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Pt. 4, Making Your "Kind of Pepper"

B.D. Lenz By

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In this DIY age we find ourselves in an unprecedented situation, where releasing recorded music to the world is available to anyone with a computer and an internet connection. The gatekeepers who have traditionally chosen what the public ought to hear have found a gate that's become really large. That, along with the decline of record sales, means there aren't as many labels in existence and the ones that are rarely take chances on new artists. But, this change in climate has been mitigated by the opportunities now available to independent artists who take on the whole task themselves, which means more risk, but possibly more reward.

The whole promotion cycle involved with releasing a record has been opened up to anyone with the drive, knowledge, and savvy, (or insanity?) to carry out such an undertaking. I recorded four of my ten albums for a label and the only real advantages in doing so was the financial backing and the cachet of being able to say I was on a label. These days I'm not sure that what you give up in sales is worth what a label can offer you. There are alternatives to funding and promoting a project today that were unavailable in the past.

So let's talk about the complete life cycle of making a record, from raising funds to recording, releasing and promoting it, without any outside help. This means you are executive producer, producer, publicist, radio promoter, and (oh yeah)—artist .

Let's start at the beginning. You have your magnum opus ready to be unleashed upon the world—your Kind of Blue, your Sgt. Pepper's (your Kind of Pepper, maybe?).... but your bank account says otherwise. How can you make a decent recording while on an independent budget? You may want to consider crowdfunding sites (including Kickstarter, GoFundMe, and IndieGoGo.com, amongst others).

I had an album that I was desperate to record because it was music I had been working on for years and I thought my fans might really love it (my own Kind of Pepper). It was a very ambitious and dense record that was going to be expensive to make. The only answer I could come up with was crowdfunding.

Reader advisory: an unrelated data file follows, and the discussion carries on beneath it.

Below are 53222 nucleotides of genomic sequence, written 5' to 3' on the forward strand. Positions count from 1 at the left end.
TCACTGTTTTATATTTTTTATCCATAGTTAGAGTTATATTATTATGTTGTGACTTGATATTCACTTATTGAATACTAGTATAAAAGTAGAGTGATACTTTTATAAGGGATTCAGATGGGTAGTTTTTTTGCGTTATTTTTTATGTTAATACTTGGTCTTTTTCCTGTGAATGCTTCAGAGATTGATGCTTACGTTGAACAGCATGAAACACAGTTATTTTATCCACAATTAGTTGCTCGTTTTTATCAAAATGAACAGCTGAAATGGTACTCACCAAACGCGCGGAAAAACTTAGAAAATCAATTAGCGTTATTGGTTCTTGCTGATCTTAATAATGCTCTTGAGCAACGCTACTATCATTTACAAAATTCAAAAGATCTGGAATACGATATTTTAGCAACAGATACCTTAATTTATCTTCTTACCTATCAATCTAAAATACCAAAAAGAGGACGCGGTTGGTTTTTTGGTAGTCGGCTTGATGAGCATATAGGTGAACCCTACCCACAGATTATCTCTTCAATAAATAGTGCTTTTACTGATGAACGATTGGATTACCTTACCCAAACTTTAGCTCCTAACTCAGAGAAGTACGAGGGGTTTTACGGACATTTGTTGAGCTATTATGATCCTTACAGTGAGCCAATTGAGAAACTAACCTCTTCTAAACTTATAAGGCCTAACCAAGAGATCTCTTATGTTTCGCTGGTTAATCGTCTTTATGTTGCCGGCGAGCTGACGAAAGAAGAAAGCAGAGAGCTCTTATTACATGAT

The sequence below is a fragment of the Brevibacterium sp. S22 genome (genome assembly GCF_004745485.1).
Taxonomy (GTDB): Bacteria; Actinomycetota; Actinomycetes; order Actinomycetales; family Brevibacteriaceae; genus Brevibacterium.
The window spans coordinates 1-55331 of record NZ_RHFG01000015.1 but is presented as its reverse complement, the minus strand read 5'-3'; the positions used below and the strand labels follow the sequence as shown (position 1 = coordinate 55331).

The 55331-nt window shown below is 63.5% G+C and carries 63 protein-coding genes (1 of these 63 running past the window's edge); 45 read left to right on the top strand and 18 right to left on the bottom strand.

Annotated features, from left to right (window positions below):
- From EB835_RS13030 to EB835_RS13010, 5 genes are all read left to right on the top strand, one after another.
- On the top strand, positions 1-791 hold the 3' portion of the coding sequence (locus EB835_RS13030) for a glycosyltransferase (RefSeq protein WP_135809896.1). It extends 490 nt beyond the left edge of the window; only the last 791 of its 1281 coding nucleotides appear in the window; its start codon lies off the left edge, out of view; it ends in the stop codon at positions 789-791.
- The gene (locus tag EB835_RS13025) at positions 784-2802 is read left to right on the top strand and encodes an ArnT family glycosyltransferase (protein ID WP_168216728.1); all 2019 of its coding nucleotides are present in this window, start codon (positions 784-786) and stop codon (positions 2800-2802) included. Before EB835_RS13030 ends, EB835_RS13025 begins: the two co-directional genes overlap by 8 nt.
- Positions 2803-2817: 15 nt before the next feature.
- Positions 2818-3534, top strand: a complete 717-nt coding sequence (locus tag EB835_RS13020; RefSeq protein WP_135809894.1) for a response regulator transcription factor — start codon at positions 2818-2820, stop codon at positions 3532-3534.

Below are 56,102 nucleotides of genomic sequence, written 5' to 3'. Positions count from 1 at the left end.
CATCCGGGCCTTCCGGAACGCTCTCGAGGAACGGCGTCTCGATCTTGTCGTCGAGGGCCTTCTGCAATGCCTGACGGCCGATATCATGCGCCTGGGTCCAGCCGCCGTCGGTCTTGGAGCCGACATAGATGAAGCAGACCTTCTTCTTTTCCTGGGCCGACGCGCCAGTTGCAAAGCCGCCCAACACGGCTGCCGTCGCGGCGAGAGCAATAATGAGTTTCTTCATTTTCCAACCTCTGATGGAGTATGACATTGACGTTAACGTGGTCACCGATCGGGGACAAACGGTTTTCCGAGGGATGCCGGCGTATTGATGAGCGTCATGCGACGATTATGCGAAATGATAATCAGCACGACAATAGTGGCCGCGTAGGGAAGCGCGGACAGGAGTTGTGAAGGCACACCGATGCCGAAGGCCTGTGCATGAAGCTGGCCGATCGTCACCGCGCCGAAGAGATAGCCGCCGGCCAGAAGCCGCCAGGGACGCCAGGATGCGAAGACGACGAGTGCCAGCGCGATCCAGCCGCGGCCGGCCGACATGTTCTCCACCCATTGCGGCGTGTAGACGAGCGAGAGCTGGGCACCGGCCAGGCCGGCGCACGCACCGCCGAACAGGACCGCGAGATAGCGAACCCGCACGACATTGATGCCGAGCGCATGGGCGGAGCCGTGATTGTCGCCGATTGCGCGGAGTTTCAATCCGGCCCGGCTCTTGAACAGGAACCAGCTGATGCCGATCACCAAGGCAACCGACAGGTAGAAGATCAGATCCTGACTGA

I'm definitely not the type to go around begging for money, but if I could just get over the mental hurdle of asking people for money then I'd be able to take this big step in my career and make this great record I knew I had. If you feel bad asking for money don't forget that, with your creative rewards, your fans will be getting something good in return, so it's not charity. Offer personal rewards or experiences such as allowing them to attend a recording session, writing a tune for them, giving them specific credits on your project, and you'll see that it's a win-win for everyone.

The other question you may have is: can you raise the money you'll need? Well, there's no doubt it takes a lot of work and creativity to make a successful campaign, but you'll be surprised at who will contribute even a small amount. The person that put me over the top to a successful campaign was the owner of a restaurant where my band had played a few times. I wouldn't have imagined he'd contribute anything, let alone $1,500. So while it's natural to have doubts, like the lottery "you have to be in it to win it."

Next is making the record itself. Let's say you've raised some money, (or even not—there are still ways of getting it done affordably and with great results). These days, so many people have home recording rigs that it's easy to have some or all of an album recorded this way. This approach is, of course, much easier if you're not recording live.

But you should be selective about what you're willing to pay for and what can be done on the cheap. Certain aspects of the recording ought to be left to professional engineers, for example, with good microphones (if budget allows). I find it cost effective to go to a studio solely for assembling parts sent in from musicians who can record at home or to record instruments that need good microphones, such as vocals, drums, and acoustic guitars. In fact, I was able to do a lot of recording, importing, and editing at home before needing a proper studio.

But, I think, the final steps ought to be left to a pro. Mixing and mastering makes such a huge difference to your recording that you should leave it to someone who knows the art. While it's true "you can't polish a turd," a professional mixer will make your "turd" much prettier.

So, you've made your masterpiece. What now? I'll take this up next time as we delve into promoting it and seeking alternative revenue streams. You've invested a lot so let's go earn it back.

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